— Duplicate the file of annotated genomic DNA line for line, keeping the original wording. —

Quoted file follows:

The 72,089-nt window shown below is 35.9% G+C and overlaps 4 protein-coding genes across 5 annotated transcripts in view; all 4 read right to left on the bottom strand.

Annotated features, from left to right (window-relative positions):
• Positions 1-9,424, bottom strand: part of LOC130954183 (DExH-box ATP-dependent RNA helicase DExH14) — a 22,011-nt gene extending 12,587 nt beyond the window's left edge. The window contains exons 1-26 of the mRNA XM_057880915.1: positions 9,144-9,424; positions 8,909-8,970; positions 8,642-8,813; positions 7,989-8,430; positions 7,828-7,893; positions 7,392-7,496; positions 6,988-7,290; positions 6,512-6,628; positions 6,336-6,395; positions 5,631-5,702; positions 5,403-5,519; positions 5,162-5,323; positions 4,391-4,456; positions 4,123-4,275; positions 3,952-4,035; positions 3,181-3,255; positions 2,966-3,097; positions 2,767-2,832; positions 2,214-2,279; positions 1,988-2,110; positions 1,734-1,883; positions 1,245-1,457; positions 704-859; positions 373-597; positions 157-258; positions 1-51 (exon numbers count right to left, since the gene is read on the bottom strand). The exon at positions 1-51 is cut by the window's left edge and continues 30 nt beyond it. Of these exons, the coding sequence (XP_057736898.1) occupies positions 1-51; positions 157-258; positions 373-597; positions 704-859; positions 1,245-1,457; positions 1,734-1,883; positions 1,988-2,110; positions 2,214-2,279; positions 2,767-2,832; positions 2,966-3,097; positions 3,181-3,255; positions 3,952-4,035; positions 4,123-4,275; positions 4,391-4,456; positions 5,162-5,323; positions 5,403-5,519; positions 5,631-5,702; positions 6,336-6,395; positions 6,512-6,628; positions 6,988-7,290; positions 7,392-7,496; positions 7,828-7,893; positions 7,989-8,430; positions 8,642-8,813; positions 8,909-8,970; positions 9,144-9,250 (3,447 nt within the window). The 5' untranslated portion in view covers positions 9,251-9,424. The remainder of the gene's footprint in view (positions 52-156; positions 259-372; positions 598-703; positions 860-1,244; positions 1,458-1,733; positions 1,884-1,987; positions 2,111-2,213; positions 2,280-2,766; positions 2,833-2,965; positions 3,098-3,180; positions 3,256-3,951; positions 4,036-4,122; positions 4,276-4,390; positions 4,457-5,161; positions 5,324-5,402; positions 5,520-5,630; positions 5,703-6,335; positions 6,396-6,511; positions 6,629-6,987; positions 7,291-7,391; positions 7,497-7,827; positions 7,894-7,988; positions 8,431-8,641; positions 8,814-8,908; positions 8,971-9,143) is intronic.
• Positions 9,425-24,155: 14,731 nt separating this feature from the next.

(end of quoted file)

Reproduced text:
The 72,089-nt window shown below is 35.9% G+C and overlaps 4 protein-coding genes across 5 annotated transcripts in view; all 4 read right to left on the bottom strand.

Annotated features, from left to right (window-relative positions):
• Positions 1-9,424, bottom strand: part of LOC130954183 (DExH-box ATP-dependent RNA helicase DExH14) — a 22,011-nt gene extending 12,587 nt beyond the window's left edge. The window contains exons 1-26 of the mRNA XM_057880915.1: positions 9,144-9,424; positions 8,909-8,970; positions 8,642-8,813; positions 7,989-8,430; positions 7,828-7,893; positions 7,392-7,496; positions 6,988-7,290; positions 6,512-6,628; positions 6,336-6,395; positions 5,631-5,702; positions 5,403-5,519; positions 5,162-5,323; positions 4,391-4,456; positions 4,123-4,275; positions 3,952-4,035; positions 3,181-3,255; positions 2,966-3,097; positions 2,767-2,832; positions 2,214-2,279; positions 1,988-2,110; positions 1,734-1,883; positions 1,245-1,457; positions 704-859; positions 373-597; positions 157-258; positions 1-51 (exon numbers count right to left, since the gene is read on the bottom strand). The exon at positions 1-51 is cut by the window's left edge and continues 30 nt beyond it. Of these exons, the coding sequence (XP_057736898.1) occupies positions 1-51; positions 157-258; positions 373-597; positions 704-859; positions 1,245-1,457; positions 1,734-1,883; positions 1,988-2,110; positions 2,214-2,279; positions 2,767-2,832; positions 2,966-3,097; positions 3,181-3,255; positions 3,952-4,035; positions 4,123-4,275; positions 4,391-4,456; positions 5,162-5,323; positions 5,403-5,519; positions 5,631-5,702; positions 6,336-6,395; positions 6,512-6,628; positions 6,988-7,290; positions 7,392-7,496; positions 7,828-7,893; positions 7,989-8,430; positions 8,642-8,813; positions 8,909-8,970; positions 9,144-9,250 (3,447 nt within the window). The 5' untranslated portion in view covers positions 9,251-9,424. The remainder of the gene's footprint in view (positions 52-156; positions 259-372; positions 598-703; positions 860-1,244; positions 1,458-1,733; positions 1,884-1,987; positions 2,111-2,213; positions 2,280-2,766; positions 2,833-2,965; positions 3,098-3,180; positions 3,256-3,951; positions 4,036-4,122; positions 4,276-4,390; positions 4,457-5,161; positions 5,324-5,402; positions 5,520-5,630; positions 5,703-6,335; positions 6,396-6,511; positions 6,629-6,987; positions 7,291-7,391; positions 7,497-7,827; positions 7,894-7,988; positions 8,431-8,641; positions 8,814-8,908; positions 8,971-9,143) is intronic.
• Positions 9,425-24,155: 14,731 nt separating this feature from the next.